It’s hard to believe this is true, but I have already been living in Manzini for 3 weeks! I keep saying that I am in my Swaziland honeymoon phase because I am loving every second of my time here. January is the height of summer here in the Southern Hemisphere, so it is nice and toasty. It’s also mango season; I have eaten more mangos in the last three weeks than in the rest of my life combined.
My very first impression of the girls was something that I’ll never forget, I came to the house with some serious butterflies in my stomach. I felt nervous about meeting them, and I had no idea what to expect and what their personalities were going to be like. They greeted me with big and excited hugs, and then they all shared something that they love to help me to get to know them. Every single girl shared that they love either dancing, singing, loudly laughing, learning, eating, or napping. I instantly fell in love, and I knew that I found my people.
My first two weeks in Swazi looked a little bit different than the rest of my year will be because I arrived the same day as a team of short term missionaries. We all met up in South Africa and drove together to Swaziland. We arrived toward the end of summer vacation, so we got to spend every day together with the girls. We led Bible study each morning doing an in-depth study of the fruits of the Spirit, and then in the afternoons we got to lead all sorts of different activities.
We did team building exercises to promote unity among the girls, and I thought back to my years as a camp counselor to bust out all of the group games that I could think of. One day we took the girls to Hope House which is the Swazi version of a hospice center. The girls prepared songs to sing to each of the residents and went in to visit and pray for the people who did not have any visitors. I was in awe of their faith and boldness and the ways that they prayed for healing and freedom among these people who tend to be forgotten. I have been blown away by their spiritual maturity and knowledge about Jesus, but they are still teenage girls and have a lot to learn. I hope to see them grow in unity, gratitude, and humbleness this year.
My first impression of the culture has been that it could not be any different from what I am used to. I feel a real sense of community and unity in this country that is very special. The culture is loud and has so many traditional songs that always come with a dance, and I feel like I could easily spend all of my time watching these girls dance and sing. I have also had so much fun trying to learn the local language, Siswati. Everyone here is eager to teach me and laugh with me as I try to attempt sounds that I have never attempted before. The language is very difficult, but I’m trying. There is also something here called “Swazi time” which means anything can happen at any time. Someone can say that they will meet you at a certain time, and culturally it’s not rude at all if they show up several hours later. So every time I am arranging any sort of meeting it is important to clarify if we are operating on American or Swazi time. This is all to say, that I am definitely growing in patience.
It has been unique to experience this culture as an outsider and a as a minority in this country. Before this, I hadn’t experienced being the first white person that someone has seen in their life, and feeling like I am being treated differently because of the color of my skin. As I walk down the streets people stare, and they yell, and I feel like I am wearing my skin tone as a target on my back. There are many places here that it is not safe to go for me as a white woman. This experience, while very different, has given me a new appreciation and understanding about what different minority groups are experiencing back home.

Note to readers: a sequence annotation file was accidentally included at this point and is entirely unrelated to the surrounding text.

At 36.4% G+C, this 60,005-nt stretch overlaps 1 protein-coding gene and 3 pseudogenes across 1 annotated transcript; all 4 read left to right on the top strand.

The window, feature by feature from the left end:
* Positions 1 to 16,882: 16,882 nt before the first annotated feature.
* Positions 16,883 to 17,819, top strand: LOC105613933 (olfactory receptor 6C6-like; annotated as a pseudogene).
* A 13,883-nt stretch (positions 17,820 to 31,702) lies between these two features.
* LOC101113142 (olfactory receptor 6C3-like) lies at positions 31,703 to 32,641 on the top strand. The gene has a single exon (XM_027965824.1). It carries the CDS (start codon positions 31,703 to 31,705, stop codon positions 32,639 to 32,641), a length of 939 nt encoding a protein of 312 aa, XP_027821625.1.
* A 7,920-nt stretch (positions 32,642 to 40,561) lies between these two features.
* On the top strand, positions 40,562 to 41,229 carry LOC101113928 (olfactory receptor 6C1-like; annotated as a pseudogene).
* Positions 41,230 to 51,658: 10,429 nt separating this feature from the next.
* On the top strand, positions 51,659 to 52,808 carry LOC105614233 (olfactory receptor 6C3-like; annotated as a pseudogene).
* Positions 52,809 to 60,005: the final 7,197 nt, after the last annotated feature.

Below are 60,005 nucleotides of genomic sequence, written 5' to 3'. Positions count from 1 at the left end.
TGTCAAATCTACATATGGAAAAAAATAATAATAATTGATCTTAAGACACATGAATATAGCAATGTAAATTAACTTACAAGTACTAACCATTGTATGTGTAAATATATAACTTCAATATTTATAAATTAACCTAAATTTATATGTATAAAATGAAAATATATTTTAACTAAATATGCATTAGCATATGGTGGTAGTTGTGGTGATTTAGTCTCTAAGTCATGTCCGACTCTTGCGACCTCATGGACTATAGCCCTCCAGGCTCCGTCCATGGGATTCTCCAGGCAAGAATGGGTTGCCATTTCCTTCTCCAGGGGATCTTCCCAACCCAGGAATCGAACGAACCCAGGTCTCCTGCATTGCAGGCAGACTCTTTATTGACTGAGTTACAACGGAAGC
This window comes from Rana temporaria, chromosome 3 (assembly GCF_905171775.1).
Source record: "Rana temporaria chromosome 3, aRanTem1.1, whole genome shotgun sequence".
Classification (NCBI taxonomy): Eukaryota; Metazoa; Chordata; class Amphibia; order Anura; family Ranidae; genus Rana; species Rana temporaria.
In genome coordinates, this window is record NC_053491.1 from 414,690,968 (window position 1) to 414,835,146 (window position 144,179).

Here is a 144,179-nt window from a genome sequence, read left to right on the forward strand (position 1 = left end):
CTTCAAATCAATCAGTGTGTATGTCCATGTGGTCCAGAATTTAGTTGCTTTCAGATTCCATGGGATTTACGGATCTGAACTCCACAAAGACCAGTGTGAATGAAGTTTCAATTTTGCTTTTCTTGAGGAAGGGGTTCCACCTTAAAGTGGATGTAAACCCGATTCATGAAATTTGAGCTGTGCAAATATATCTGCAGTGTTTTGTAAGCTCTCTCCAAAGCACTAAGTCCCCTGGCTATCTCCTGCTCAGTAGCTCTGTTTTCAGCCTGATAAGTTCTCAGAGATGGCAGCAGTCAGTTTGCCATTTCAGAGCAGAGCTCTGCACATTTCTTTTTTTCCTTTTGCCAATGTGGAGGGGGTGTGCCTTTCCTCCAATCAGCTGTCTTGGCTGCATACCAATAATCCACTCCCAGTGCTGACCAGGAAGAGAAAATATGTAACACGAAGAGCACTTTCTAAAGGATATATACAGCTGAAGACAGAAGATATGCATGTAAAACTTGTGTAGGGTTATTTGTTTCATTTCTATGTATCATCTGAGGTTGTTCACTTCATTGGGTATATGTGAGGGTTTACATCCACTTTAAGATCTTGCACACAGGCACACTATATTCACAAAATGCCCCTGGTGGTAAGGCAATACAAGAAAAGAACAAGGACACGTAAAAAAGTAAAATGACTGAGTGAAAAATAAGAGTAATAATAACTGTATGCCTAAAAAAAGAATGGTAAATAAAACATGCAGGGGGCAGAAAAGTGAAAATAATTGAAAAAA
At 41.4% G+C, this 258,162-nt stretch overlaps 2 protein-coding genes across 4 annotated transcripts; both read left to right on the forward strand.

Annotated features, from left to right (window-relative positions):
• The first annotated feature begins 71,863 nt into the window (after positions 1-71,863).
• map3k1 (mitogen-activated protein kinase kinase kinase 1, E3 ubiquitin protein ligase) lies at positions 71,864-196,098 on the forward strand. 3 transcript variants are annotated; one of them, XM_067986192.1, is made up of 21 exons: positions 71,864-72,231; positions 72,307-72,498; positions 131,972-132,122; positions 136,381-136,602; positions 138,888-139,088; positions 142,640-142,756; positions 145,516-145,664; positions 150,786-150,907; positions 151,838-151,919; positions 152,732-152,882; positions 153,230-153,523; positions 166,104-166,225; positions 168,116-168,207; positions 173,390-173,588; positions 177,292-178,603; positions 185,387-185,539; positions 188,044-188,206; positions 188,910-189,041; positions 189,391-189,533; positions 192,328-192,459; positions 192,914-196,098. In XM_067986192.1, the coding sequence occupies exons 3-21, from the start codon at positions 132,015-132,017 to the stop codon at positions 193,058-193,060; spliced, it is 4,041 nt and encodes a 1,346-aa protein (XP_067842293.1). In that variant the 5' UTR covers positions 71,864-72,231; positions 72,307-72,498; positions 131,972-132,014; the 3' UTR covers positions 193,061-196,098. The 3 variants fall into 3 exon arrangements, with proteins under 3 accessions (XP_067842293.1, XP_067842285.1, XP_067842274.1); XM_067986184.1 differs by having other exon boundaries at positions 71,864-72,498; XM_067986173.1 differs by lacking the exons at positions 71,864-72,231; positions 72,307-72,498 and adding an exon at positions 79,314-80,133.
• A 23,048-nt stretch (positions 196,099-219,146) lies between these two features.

As a woman, I feel deeply hurt and upset by the gender relations here. Women are pushed aside and degraded in a way that I have never seen before. As I have been driving around with my new Swazi friend Johannes, it is a minute by minute occurrence that men will ask him if they can have me as one of their wives. It is as if I have no voice or say in the matter, as if I am no more than a stick of gum to them. Girls here are not entitled to an education, and if they decide they want to be educated they are forced to fight like hell. There are places here where young girls are still forced to miss a week of school every month while they are menstruating which makes them fall further and further behind.
It seems like men here tend to see women and their own wives as a symbol of status and nothing more. These cultural forces and the deep deep poverty that is prevalent in this country are leading so many women feeling like they have no other option than to sell their bodies and to prostitute themselves. It’s overwhelming and breaking my heart to drive around at night and to see a growing number of women on each corner. It makes me want to scream. They are worth so much more than the pennies they are selling themselves for because they are beloved and cherished daughters of Christ. I am really going to need prayer to not let this overwhelmed and helpless feeling consume me, and to instead take it one step at a time, and try to make a difference one woman at a time.
I have fallen in love with Swaziland. I feel so honored and blessed that I get to live here; and the darkness that I see gives me hope that it will be an incredible opportunity for God to reveal his strength and glory as He brings about real change.